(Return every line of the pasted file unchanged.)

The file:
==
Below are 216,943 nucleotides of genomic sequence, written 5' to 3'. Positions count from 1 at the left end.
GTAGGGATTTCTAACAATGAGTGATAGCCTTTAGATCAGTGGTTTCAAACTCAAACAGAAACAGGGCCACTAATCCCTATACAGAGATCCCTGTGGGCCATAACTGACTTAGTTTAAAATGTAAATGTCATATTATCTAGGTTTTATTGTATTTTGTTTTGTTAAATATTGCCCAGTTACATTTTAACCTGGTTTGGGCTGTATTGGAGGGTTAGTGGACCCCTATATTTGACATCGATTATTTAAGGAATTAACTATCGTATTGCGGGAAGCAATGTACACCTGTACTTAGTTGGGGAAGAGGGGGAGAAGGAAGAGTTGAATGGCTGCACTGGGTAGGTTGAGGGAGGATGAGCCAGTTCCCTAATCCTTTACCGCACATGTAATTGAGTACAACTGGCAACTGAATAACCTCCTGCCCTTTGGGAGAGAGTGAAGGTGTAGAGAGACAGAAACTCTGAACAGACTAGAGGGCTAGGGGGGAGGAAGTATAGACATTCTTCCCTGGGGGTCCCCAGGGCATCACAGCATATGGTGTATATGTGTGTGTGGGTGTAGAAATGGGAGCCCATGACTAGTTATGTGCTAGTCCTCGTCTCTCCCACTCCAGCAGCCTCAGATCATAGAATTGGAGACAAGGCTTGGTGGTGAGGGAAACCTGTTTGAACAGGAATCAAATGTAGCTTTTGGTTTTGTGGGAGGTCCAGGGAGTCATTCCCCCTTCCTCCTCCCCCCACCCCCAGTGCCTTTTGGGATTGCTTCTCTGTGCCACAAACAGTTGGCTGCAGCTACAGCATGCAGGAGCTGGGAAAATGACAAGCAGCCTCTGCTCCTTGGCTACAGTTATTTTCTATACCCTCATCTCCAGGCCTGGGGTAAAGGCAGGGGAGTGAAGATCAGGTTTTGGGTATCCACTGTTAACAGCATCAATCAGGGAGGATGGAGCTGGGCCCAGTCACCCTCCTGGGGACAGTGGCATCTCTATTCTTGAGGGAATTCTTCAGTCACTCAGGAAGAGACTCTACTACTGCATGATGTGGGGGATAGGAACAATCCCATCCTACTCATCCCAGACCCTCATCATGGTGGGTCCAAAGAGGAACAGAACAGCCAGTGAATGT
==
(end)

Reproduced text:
Below are 216,943 nucleotides of genomic sequence, written 5' to 3'. Positions count from 1 at the left end.
GTAGGGATTTCTAACAATGAGTGATAGCCTTTAGATCAGTGGTTTCAAACTCAAACAGAAACAGGGCCACTAATCCCTATACAGAGATCCCTGTGGGCCATAACTGACTTAGTTTAAAATGTAAATGTCATATTATCTAGGTTTTATTGTATTTTGTTTTGTTAAATATTGCCCAGTTACATTTTAACCTGGTTTGGGCTGTATTGGAGGGTTAGTGGACCCCTATATTTGACATCGATTATTTAAGGAATTAACTATCGTATTGCGGGAAGCAATGTACACCTGTACTTAGTTGGGGAAGAGGGGGAGAAGGAAGAGTTGAATGGCTGCACTGGGTAGGTTGAGGGAGGATGAGCCAGTTCCCTAATCCTTTACCGCACATGTAATTGAGTACAACTGGCAACTGAATAACCTCCTGCCCTTTGGGAGAGAGTGAAGGTGTAGAGAGACAGAAACTCTGAACAGACTAGAGGGCTAGGGGGGAGGAAGTATAGACATTCTTCCCTGGGGGTCCCCAGGGCATCACAGCATATGGTGTATATGTGTGTGTGGGTGTAGAAATGGGAGCCCATGACTAGTTATGTGCTAGTCCTCGTCTCTCCCACTCCAGCAGCCTCAGATCATAGAATTGGAGACAAGGCTTGGTGGTGAGGGAAACCTGTTTGAACAGGAATCAAATGTAGCTTTTGGTTTTGTGGGAGGTCCAGGGAGTCATTCCCCCTTCCTCCTCCCCCCACCCCCAGTGCCTTTTGGGATTGCTTCTCTGTGCCACAAACAGTTGGCTGCAGCTACAGCATGCAGGAGCTGGGAAAATGACAAGCAGCCTCTGCTCCTTGGCTACAGTTATTTTCTATACCCTCATCTCCAGGCCTGGGGTAAAGGCAGGGGAGTGAAGATCAGGTTTTGGGTATCCACTGTTAACAGCATCAATCAGGGAGGATGGAGCTGGGCCCAGTCACCCTCCTGGGGACAGTGGCATCTCTATTCTTGAGGGAATTCTTCAGTCACTCAGGAAGAGACTCTACTACTGCATGATGTGGGGGATAGGAACAATCCCATCCTACTCATCCCAGACCCTCATCATGGTGGGTCCAAAGAGGAACAGAACAGCCAGTGAATGT